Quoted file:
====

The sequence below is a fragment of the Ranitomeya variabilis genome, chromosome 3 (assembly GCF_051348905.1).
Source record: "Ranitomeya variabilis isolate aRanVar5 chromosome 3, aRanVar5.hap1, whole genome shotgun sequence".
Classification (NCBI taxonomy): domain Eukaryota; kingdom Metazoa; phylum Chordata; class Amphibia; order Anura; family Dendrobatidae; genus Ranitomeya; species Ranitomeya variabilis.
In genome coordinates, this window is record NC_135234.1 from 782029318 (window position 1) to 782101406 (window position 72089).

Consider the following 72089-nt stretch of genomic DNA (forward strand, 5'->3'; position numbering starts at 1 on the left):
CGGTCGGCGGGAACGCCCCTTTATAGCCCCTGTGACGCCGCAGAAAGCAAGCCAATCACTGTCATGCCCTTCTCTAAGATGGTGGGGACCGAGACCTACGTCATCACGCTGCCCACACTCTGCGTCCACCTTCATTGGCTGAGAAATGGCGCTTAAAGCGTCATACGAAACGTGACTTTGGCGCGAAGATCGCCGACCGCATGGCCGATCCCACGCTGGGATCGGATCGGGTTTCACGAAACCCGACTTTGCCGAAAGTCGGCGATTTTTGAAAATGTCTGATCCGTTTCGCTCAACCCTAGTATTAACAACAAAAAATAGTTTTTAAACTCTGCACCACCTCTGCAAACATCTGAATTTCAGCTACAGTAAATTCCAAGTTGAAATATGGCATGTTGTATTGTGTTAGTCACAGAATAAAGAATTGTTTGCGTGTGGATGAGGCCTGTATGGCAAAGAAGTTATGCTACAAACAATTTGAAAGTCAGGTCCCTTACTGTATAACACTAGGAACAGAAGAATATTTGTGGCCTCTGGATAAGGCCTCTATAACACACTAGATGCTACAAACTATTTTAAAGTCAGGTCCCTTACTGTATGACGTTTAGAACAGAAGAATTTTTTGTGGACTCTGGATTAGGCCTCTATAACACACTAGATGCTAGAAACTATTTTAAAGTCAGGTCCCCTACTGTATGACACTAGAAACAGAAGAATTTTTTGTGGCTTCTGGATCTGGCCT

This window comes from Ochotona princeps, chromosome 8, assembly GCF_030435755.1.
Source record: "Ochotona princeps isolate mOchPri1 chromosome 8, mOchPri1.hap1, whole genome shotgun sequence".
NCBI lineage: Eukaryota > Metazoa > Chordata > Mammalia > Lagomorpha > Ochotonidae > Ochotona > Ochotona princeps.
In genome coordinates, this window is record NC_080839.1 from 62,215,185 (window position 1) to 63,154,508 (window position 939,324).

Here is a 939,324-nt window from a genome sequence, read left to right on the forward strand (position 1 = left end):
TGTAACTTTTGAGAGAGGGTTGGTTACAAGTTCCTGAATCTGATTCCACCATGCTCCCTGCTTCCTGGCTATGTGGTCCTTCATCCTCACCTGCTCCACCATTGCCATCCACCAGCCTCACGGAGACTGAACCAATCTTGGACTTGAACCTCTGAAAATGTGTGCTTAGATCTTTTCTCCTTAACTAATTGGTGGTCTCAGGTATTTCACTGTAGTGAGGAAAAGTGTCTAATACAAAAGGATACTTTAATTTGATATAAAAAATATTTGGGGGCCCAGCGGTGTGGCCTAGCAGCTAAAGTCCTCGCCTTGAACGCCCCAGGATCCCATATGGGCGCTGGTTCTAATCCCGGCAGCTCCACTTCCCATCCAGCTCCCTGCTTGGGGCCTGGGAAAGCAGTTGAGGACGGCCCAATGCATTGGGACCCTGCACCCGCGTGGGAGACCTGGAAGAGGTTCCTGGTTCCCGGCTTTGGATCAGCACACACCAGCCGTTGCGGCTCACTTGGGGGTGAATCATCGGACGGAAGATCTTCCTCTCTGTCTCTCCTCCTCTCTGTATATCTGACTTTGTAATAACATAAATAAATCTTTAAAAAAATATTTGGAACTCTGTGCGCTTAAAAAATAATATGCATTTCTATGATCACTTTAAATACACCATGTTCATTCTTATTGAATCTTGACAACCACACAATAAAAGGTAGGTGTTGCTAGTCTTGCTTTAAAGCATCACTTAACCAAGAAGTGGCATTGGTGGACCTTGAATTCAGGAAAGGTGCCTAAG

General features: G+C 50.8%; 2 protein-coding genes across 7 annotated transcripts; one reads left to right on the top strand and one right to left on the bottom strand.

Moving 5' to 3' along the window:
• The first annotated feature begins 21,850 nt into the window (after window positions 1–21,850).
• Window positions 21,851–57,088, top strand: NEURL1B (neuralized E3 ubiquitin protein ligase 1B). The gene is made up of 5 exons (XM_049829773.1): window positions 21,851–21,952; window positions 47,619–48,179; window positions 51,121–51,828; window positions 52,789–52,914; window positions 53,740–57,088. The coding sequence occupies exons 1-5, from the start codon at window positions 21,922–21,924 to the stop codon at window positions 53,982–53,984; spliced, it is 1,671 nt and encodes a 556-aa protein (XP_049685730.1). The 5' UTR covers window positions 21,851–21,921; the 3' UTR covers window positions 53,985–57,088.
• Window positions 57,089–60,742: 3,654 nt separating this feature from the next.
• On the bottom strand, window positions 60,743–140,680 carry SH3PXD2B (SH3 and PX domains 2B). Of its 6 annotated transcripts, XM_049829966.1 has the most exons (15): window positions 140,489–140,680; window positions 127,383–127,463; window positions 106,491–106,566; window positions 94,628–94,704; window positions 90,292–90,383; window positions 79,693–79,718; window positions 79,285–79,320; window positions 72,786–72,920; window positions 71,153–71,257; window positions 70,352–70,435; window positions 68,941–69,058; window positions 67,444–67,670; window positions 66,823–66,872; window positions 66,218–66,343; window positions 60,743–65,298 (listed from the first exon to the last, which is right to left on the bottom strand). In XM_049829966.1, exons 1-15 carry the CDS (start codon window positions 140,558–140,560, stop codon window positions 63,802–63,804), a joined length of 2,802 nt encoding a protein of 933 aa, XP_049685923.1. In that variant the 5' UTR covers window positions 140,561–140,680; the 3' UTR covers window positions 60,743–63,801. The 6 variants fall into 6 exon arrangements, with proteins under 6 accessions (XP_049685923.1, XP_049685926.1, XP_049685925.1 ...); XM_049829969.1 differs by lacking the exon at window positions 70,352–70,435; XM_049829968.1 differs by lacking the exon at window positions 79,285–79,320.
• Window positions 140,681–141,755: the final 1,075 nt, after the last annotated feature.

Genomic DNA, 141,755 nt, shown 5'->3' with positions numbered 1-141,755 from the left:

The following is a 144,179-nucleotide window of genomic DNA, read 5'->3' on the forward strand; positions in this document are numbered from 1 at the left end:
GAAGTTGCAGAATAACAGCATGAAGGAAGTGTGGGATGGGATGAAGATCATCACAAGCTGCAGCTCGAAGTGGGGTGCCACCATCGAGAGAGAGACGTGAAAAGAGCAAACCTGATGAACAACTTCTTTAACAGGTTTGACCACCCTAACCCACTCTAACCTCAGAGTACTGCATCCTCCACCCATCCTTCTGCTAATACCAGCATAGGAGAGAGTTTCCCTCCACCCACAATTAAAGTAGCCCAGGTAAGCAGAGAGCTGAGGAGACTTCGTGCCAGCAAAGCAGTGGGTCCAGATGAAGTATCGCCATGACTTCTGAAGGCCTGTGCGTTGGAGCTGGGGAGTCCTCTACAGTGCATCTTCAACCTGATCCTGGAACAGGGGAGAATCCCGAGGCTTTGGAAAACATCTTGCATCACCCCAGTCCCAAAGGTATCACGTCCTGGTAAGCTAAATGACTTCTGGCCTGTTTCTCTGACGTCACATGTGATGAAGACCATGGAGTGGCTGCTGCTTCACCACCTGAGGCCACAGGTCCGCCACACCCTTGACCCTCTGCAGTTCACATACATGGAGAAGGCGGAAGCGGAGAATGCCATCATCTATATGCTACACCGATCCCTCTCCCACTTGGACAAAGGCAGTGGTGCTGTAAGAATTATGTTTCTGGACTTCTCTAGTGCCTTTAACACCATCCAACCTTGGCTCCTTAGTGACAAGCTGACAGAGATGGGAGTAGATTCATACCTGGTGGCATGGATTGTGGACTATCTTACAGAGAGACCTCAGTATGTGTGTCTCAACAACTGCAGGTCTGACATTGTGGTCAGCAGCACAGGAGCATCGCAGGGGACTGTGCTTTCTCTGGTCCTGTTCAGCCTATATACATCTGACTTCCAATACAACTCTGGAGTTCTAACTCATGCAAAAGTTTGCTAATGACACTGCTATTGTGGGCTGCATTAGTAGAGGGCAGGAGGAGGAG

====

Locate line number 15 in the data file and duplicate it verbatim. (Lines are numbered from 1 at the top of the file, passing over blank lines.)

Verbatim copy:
• The first annotated feature begins 21,850 nt into the window (after window positions 1–21,850).